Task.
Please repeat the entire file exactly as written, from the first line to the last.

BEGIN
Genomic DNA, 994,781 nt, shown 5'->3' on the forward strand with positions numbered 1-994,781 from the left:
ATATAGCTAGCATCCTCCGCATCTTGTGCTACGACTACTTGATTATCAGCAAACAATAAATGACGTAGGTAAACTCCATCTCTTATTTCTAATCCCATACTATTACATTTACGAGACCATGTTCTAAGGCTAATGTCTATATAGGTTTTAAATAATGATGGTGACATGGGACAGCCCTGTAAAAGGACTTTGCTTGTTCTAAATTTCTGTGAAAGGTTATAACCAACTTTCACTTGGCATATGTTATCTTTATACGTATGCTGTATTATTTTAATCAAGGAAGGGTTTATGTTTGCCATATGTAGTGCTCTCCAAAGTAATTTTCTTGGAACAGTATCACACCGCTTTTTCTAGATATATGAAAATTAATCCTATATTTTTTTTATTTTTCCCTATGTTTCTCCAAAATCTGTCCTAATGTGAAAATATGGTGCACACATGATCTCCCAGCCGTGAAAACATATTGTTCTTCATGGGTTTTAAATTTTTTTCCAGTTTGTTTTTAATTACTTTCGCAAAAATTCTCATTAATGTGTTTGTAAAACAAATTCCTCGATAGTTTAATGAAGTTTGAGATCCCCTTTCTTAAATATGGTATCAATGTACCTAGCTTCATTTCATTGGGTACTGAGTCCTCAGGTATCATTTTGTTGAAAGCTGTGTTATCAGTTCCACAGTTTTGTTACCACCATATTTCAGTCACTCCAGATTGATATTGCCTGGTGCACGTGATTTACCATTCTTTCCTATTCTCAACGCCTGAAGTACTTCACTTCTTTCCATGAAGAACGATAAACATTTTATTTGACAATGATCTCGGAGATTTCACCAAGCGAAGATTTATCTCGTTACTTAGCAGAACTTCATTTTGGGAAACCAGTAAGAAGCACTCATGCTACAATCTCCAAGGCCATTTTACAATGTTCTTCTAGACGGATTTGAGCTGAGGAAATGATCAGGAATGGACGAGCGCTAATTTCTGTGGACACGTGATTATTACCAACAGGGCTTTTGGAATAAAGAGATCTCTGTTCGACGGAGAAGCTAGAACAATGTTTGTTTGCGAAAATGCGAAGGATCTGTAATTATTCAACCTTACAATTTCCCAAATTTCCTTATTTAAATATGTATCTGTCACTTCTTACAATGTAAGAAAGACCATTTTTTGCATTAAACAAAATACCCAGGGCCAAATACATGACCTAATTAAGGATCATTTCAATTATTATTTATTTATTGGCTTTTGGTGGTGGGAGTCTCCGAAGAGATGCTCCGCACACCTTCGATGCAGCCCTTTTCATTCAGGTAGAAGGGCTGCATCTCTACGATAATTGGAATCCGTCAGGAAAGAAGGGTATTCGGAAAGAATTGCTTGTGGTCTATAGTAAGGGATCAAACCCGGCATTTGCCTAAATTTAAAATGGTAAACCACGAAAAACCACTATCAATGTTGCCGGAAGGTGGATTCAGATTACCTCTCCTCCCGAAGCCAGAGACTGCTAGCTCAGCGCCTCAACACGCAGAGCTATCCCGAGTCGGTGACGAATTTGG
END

Genomic DNA, 994,781 nt, shown 5'->3' on the forward strand with positions numbered 1-994,781 from the left:
ATATAGCTAGCATCCTCCGCATCTTGTGCTACGACTACTTGATTATCAGCAAACAATAAATGACGTAGGTAAACTCCATCTCTTATTTCTAATCCCATACTATTACATTTACGAGACCATGTTCTAAGGCTAATGTCTATATAGGTTTTAAATAATGATGGTGACATGGGACAGCCCTGTAAAAGGACTTTGCTTGTTCTAAATTTCTGTGAAAGGTTATAACCAACTTTCACTTGGCATATGTTATCTTTATACGTATGCTGTATTATTTTAATCAAGGAAGGGTTTATGTTTGCCATATGTAGTGCTCTCCAAAGTAATTTTCTTGGAACAGTATCACACCGCTTTTTCTAGATATATGAAAATTAATCCTATATTTTTTTTATTTTTCCCTATGTTTCTCCAAAATCTGTCCTAATGTGAAAATATGGTGCACACATGATCTCCCAGCCGTGAAAACATATTGTTCTTCATGGGTTTTAAATTTTTTTCCAGTTTGTTTTTAATTACTTTCGCAAAAATTCTCATTAATGTGTTTGTAAAACAAATTCCTCGATAGTTTAATGAAGTTTGAGATCCCCTTTCTTAAATATGGTATCAATGTACCTAGCTTCATTTCATTGGGTACTGAGTCCTCAGGTATCATTTTGTTGAAAGCTGTGTTATCAGTTCCACAGTTTTGTTACCACCATATTTCAGTCACTCCAGATTGATATTGCCTGGTGCACGTGATTTACCATTCTTTCCTATTCTCAACGCCTGAAGTACTTCACTTCTTTCCATGAAGAACGATAAACATTTTATTTGACAATGATCTCGGAGATTTCACCAAGCGAAGATTTATCTCGTTACTTAGCAGAACTTCATTTTGGGAAACCAGTAAGAAGCACTCATGCTACAATCTCCAAGGCCATTTTACAATGTTCTTCTAGACGGATTTGAGCTGAGGAAATGATCAGGAATGGACGAGCGCTAATTTCTGTGGACACGTGATTATTACCAACAGGGCTTTTGGAATAAAGAGATCTCTGTTCGACGGAGAAGCTAGAACAATGTTTGTTTGCGAAAATGCGAAGGATCTGTAATTATTCAACCTTACAATTTCCCAAATTTCCTTATTTAAATATGTATCTGTCACTTCTTACAATGTAAGAAAGACCATTTTTTGCATTAAACAAAATACCCAGGGCCAAATACATGACCTAATTAAGGATCATTTCAATTATTATTTATTTATTGGCTTTTGGTGGTGGGAGTCTCCGAAGAGATGCTCCGCACACCTTCGATGCAGCCCTTTTCATTCAGGTAGAAGGGCTGCATCTCTACGATAATTGGAATCCGTCAGGAAAGAAGGGTATTCGGAAAGAATTGCTTGTGGTCTATAGTAAGGGATCAAACCCGGCATTTGCCTAAATTTAAAATGGTAAACCACGAAAAACCACTATCAATGTTGCCGGAAGGTGGATTCAGATTACCTCTCCTCCCGAAGCCAGAGACTGCTAGCTCAGCGCCTCAACACGCAGAGCTATCCCGAGTCGGTGACGAATTTGG